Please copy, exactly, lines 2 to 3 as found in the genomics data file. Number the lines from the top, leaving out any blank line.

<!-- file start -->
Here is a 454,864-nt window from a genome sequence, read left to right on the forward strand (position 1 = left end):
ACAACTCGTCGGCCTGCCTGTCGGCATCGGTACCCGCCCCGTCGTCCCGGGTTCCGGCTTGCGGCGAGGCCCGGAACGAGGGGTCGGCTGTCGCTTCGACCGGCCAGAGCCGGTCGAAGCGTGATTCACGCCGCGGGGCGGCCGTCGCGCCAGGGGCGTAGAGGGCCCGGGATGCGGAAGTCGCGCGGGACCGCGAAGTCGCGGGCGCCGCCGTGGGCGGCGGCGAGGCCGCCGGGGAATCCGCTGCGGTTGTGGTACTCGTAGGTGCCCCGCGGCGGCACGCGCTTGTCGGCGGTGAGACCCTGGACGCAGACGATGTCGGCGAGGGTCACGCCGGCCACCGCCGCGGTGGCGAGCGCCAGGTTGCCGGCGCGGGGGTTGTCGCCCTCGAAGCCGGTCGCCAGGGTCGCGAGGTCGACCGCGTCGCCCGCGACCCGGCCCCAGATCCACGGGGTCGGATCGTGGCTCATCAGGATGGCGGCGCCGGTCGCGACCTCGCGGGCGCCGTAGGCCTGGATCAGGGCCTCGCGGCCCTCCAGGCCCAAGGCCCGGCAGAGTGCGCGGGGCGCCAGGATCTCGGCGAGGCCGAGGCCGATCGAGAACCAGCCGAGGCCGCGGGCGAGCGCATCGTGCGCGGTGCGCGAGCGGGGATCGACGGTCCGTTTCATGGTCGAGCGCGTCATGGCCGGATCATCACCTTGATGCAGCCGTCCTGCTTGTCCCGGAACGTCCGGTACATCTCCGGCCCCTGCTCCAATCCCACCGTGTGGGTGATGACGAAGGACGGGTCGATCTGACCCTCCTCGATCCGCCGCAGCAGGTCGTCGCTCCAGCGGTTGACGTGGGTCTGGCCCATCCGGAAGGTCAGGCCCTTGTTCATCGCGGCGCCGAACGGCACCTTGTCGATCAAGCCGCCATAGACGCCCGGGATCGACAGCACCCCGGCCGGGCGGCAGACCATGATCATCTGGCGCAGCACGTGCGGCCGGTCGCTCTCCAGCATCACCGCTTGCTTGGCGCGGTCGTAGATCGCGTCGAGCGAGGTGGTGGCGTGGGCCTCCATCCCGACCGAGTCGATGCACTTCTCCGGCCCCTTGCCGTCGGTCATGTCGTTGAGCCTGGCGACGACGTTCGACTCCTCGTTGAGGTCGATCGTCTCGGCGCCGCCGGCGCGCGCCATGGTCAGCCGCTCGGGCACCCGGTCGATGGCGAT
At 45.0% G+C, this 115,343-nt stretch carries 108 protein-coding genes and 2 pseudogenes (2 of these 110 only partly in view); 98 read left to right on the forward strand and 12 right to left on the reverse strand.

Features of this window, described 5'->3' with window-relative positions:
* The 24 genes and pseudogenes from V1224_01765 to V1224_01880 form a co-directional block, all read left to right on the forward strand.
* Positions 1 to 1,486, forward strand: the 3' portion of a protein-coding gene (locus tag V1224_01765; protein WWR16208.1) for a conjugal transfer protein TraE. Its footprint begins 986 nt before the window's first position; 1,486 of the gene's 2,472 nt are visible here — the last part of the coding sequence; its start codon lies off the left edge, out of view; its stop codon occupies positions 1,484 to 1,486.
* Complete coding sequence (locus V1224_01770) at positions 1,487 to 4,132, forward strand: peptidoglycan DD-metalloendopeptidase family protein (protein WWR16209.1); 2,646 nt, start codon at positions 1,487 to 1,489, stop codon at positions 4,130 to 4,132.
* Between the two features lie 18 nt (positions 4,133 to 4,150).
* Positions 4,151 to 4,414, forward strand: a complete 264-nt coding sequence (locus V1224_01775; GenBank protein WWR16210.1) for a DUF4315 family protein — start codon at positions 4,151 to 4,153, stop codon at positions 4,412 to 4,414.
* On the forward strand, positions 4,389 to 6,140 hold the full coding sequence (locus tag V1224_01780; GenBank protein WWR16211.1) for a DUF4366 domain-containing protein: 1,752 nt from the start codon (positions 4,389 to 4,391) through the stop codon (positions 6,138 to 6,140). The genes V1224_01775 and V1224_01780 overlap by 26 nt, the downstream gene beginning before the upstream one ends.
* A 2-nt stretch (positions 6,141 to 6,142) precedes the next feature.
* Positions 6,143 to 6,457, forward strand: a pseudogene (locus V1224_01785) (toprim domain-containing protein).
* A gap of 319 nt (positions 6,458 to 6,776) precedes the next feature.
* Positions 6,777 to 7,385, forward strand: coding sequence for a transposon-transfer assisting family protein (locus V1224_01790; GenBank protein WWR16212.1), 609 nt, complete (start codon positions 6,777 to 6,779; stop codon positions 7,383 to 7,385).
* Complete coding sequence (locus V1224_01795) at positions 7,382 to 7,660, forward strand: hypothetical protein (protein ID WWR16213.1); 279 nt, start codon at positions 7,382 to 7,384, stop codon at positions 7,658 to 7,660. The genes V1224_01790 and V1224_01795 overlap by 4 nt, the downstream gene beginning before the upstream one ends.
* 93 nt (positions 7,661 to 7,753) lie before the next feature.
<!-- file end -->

ACAACTCGTCGGCCTGCCTGTCGGCATCGGTACCCGCCCCGTCGTCCCGGGTTCCGGCTTGCGGCGAGGCCCGGAACGAGGGGTCGGCTGTCGCTTCGACCGGCCAGAGCCGGTCGAAGCGTGATTCACGCCGCGGGGCGGCCGTCGCGCCAGGGGCGTAGAGGGCCCGGGATGCGGAAGTCGCGCGGGACCGCGAAGTCGCGGGCGCCGCCGTGGGCGGCGGCGAGGCCGCCGGGGAATCCGCTGCGGTTGTGGTACTCGTAGGTGCCCCGCGGCGGCACGCGCTTGTCGGCGGTGAGACCCTGGACGCAGACGATGTCGGCGAGGGTCACGCCGGCCACCGCCGCGGTGGCGAGCGCCAGGTTGCCGGCGCGGGGGTTGTCGCCCTCGAAGCCGGTCGCCAGGGTCGCGAGGTCGACCGCGTCGCCCGCGACCCGGCCCCAGATCCACGGGGTCGGATCGTGGCTCATCAGGATGGCGGCGCCGGTCGCGACCTCGCGGGCGCCGTAGGCCTGGATCAGGGCCTCGCGGCCCTCCAGGCCCAAGGCCCGGCAGAGTGCGCGGGGCGCCAGGATCTCGGCGAGGCCGAGGCCGATCGAGAACCAGCCGAGGCCGCGGGCGAGCGCATCGTGCGCGGTGCGCGAGCGGGGATCGACGGTCCGTTTCATGGTCGAGCGCGTCATGGCCGGATCATCACCTTGATGCAGCCGTCCTGCTTGTCCCGGAACGTCCGGTACATCTCCGGCCCCTGCTCCAATCCCACCGTGTGGGTGATGACGAAGGACGGGTCGATCTGACCCTCCTCGATCCGCCGCAGCAGGTCGTCGCTCCAGCGGTTGACGTGGGTCTGGCCCATCCGGAAGGTCAGGCCCTTGTTCATCGCGGCGCCGAACGGCACCTTGTCGATCAAGCCGCCATAGACGCCCGGGATCGACAGCACCCCGGCCGGGCGGCAGACCATGATCATCTGGCGCAGCACGTGCGGCCGGTCGCTCTCCAGCATCACCGCTTGCTTGGCGCGGTCGTAGATCGCGTCGAGCGAGGTGGTGGCGTGGGCCTCCATCCCGACCGAGTCGATGCACTTCTCCGGCCCCTTGCCGTCGGTCATGTCGTTGAGCCTGGCGACGACGTTCGACTCCTCGTTGAGGTCGATCGTCTCGGCGCCGCCGGCGCGCGCCATGGTCAGCCGCTCGGGCACCCGGTCGATGGCGAT
At 45.0% G+C, this 115,343-nt stretch carries 108 protein-coding genes and 2 pseudogenes (2 of these 110 only partly in view); 98 read left to right on the forward strand and 12 right to left on the reverse strand.